In early July, a military court decided Navy SEAL team leader Eddie Gallagher, a one-time member of SEAL Team 7, would be demoted in rank and have his pay reduced for posing for a photo with a dead ISIS prisoner while he was serving in Iraq. Another SEAL was sentenced in June for his role in the 2017 death of Army Staff Sgt. Logan Melgar, a Green Beret, in Bamako, Mali.
Some military officials question whether these incidents, such as Gallagher's case, are happening because of the pressures special operations forces have been under for the last nearly two decades, with constant deployments on the most dangerous missions.
However, CNN has spoken to several military officials who say they don't believe there has necessarily been an increase in incidents of bad behavior, but say they have to ensure none of the incidents are tolerated, even if they don't rise to the level of full criminal investigations.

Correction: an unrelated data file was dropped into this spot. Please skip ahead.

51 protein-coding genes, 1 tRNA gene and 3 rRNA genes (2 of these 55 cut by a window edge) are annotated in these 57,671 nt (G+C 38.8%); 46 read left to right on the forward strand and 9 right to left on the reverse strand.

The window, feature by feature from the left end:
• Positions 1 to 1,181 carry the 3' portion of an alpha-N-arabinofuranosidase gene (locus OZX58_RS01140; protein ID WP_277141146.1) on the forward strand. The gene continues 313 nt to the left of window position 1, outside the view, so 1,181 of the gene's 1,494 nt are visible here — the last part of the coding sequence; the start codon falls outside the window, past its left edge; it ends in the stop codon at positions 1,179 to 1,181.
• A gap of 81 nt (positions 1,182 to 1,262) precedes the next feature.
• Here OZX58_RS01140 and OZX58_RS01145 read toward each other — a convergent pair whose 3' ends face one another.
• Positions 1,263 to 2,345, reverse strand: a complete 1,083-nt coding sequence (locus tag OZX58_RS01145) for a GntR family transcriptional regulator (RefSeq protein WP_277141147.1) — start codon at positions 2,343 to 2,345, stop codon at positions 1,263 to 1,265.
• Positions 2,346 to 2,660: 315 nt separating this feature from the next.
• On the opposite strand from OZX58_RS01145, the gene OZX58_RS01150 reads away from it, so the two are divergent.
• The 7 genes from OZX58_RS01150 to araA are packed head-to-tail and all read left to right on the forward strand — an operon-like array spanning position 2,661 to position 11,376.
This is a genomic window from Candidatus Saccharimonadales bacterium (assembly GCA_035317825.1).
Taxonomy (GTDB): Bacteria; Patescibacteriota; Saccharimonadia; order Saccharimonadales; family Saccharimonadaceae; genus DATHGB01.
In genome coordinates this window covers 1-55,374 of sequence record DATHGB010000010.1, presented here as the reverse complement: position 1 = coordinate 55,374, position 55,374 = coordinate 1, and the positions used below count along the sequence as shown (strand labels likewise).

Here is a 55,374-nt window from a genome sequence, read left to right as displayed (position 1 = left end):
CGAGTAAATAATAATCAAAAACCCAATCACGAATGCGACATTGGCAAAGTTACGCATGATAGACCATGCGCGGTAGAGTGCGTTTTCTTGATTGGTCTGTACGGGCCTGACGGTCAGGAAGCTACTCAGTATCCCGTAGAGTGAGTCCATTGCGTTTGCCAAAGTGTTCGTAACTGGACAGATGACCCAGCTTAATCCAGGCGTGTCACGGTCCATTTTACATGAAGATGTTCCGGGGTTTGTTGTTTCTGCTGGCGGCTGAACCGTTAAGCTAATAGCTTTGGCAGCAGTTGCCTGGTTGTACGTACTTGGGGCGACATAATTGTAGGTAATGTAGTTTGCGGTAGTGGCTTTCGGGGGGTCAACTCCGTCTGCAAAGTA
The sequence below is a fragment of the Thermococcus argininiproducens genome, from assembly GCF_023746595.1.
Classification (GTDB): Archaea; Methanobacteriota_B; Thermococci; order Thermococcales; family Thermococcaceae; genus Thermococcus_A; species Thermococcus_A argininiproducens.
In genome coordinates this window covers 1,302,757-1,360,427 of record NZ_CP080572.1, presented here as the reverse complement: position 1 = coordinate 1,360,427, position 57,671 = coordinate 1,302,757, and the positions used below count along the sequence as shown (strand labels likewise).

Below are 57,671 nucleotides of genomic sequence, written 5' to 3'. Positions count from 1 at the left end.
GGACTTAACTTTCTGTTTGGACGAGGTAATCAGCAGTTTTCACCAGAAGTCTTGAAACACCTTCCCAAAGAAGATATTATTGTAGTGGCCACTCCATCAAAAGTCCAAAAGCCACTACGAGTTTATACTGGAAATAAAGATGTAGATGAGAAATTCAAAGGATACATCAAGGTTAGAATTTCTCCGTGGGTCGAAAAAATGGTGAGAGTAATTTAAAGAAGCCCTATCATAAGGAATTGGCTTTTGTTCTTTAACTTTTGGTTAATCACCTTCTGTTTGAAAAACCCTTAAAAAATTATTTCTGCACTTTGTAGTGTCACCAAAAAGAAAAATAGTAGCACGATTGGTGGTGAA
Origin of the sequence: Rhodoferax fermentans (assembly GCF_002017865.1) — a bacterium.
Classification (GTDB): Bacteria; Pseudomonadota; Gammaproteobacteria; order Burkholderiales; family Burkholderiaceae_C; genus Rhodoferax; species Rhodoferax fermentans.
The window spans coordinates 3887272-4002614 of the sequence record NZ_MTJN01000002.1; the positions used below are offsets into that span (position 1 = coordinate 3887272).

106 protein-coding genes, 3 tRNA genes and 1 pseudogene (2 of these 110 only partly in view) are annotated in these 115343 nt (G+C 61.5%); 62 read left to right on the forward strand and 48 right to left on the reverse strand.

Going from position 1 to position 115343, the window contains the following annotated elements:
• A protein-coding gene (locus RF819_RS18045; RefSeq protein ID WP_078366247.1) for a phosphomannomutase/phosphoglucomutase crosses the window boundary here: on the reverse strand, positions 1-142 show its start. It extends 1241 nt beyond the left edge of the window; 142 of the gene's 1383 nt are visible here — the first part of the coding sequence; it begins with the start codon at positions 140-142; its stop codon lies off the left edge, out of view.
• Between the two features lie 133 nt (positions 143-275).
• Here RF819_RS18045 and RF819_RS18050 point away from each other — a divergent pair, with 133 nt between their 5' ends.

Congress is also beginning to question how the US military is dealing with these incidents. The admiral picked to be the next Chief of Naval Operations was asked about this at his Senate confirmation hearing in July.
"It's especially important in combat that those values be maintained for all the reasons that we understand so well," Vice Adm. Michael Gilday told the Senate Armed Services Committee, adding that he was committed to "getting a better understanding of those issues, to holding people accountable if and where they need to be held accountable, to getting after the root causes and ensure that if there is a problem with the culture with the community, that that is addressed very, very quickly and very firmly."